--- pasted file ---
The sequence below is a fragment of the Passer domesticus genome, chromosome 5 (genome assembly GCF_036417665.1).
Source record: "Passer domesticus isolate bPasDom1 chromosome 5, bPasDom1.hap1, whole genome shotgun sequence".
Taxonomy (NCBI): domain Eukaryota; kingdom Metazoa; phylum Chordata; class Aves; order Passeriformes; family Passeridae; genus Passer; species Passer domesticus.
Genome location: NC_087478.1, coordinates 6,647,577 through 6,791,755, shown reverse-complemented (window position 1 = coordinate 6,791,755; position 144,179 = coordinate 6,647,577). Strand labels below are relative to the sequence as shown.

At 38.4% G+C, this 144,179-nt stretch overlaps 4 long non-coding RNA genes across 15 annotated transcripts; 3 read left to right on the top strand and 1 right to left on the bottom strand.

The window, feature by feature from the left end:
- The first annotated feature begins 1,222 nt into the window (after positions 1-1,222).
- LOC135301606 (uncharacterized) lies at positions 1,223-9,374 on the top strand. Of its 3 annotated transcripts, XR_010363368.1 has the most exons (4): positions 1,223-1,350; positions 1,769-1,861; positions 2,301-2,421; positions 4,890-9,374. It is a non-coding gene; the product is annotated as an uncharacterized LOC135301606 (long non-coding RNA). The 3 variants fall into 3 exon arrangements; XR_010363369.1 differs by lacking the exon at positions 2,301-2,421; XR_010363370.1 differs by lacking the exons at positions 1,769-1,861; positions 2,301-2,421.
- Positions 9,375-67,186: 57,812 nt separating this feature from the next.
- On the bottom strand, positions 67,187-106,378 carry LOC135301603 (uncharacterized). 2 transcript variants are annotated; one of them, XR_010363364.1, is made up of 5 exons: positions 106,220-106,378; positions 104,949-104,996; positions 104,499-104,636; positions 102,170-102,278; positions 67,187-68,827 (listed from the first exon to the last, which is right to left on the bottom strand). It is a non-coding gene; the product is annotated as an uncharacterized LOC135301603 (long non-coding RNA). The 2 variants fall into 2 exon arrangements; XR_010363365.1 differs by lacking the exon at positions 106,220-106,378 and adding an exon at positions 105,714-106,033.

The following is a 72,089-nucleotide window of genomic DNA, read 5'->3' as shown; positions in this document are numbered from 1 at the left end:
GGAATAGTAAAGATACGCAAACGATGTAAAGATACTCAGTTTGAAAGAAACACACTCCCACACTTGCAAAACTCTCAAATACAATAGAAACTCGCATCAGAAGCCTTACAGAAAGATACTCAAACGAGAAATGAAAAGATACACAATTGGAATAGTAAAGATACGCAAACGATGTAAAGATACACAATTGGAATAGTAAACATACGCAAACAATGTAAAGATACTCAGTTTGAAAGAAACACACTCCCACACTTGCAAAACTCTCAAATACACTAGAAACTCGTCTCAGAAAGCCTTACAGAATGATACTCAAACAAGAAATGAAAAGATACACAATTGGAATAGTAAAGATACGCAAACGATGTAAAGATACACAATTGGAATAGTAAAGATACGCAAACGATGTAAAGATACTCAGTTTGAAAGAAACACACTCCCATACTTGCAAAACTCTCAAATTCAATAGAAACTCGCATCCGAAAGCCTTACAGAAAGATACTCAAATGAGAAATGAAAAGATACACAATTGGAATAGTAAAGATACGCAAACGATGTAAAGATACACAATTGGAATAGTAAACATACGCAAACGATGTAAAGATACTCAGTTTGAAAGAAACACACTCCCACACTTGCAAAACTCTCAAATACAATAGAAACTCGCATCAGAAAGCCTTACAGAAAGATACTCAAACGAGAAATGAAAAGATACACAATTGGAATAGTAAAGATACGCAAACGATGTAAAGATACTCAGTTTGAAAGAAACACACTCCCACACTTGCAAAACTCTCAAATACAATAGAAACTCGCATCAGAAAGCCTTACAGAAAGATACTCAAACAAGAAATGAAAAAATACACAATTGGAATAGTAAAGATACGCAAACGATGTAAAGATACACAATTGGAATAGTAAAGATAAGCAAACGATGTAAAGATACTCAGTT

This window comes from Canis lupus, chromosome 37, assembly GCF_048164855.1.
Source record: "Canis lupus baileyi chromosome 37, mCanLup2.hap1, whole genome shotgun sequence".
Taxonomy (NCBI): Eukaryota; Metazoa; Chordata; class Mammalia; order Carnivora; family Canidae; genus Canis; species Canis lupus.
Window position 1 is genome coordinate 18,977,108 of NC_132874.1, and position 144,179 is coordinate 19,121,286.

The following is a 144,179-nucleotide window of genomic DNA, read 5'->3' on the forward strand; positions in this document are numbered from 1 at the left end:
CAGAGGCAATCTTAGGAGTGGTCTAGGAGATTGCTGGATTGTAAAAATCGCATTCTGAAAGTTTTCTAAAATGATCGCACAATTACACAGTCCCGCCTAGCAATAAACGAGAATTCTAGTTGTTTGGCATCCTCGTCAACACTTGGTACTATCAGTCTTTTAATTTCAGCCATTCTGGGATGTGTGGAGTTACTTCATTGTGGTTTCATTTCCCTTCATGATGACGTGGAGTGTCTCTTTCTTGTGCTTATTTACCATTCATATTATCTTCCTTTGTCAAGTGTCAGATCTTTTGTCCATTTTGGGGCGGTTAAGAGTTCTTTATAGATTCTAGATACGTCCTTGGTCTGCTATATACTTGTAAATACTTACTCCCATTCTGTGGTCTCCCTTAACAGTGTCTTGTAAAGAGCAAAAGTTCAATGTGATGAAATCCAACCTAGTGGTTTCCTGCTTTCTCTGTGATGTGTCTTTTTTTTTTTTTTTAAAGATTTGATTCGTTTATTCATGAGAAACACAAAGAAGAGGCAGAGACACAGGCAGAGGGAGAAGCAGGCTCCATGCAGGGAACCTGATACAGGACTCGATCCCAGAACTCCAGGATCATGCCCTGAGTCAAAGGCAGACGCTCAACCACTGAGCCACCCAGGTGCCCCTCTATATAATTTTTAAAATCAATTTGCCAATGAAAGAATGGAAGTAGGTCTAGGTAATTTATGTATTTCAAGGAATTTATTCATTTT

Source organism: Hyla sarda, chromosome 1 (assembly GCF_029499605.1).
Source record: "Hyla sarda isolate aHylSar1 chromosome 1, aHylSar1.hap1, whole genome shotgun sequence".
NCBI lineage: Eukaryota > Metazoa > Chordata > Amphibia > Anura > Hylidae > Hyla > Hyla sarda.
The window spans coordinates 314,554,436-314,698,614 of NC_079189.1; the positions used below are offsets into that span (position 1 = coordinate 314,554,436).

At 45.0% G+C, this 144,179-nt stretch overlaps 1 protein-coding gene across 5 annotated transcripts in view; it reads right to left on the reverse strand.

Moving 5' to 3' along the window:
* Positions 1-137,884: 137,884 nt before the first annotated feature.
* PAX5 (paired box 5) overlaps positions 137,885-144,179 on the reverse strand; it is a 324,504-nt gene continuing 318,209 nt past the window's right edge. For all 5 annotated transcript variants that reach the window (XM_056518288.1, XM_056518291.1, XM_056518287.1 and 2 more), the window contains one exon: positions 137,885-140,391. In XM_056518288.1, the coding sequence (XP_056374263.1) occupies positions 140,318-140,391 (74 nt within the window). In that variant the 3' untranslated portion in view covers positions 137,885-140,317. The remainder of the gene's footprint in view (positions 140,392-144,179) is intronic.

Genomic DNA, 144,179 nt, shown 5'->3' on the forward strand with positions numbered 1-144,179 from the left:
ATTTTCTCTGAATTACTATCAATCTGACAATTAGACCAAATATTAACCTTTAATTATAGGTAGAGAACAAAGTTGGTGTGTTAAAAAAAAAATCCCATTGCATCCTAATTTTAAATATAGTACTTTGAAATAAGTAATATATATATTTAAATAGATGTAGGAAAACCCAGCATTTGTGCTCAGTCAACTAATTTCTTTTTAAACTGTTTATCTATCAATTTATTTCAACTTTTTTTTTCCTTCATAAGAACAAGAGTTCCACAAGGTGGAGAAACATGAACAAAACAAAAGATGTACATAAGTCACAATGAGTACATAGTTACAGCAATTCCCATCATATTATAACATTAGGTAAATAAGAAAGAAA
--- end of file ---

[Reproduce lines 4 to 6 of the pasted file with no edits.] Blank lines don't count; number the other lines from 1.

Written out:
Genome location: NC_087478.1, coordinates 6,647,577 through 6,791,755, shown reverse-complemented (window position 1 = coordinate 6,791,755; position 144,179 = coordinate 6,647,577). Strand labels below are relative to the sequence as shown.

At 38.4% G+C, this 144,179-nt stretch overlaps 4 long non-coding RNA genes across 15 annotated transcripts; 3 read left to right on the top strand and 1 right to left on the bottom strand.

The window, feature by feature from the left end: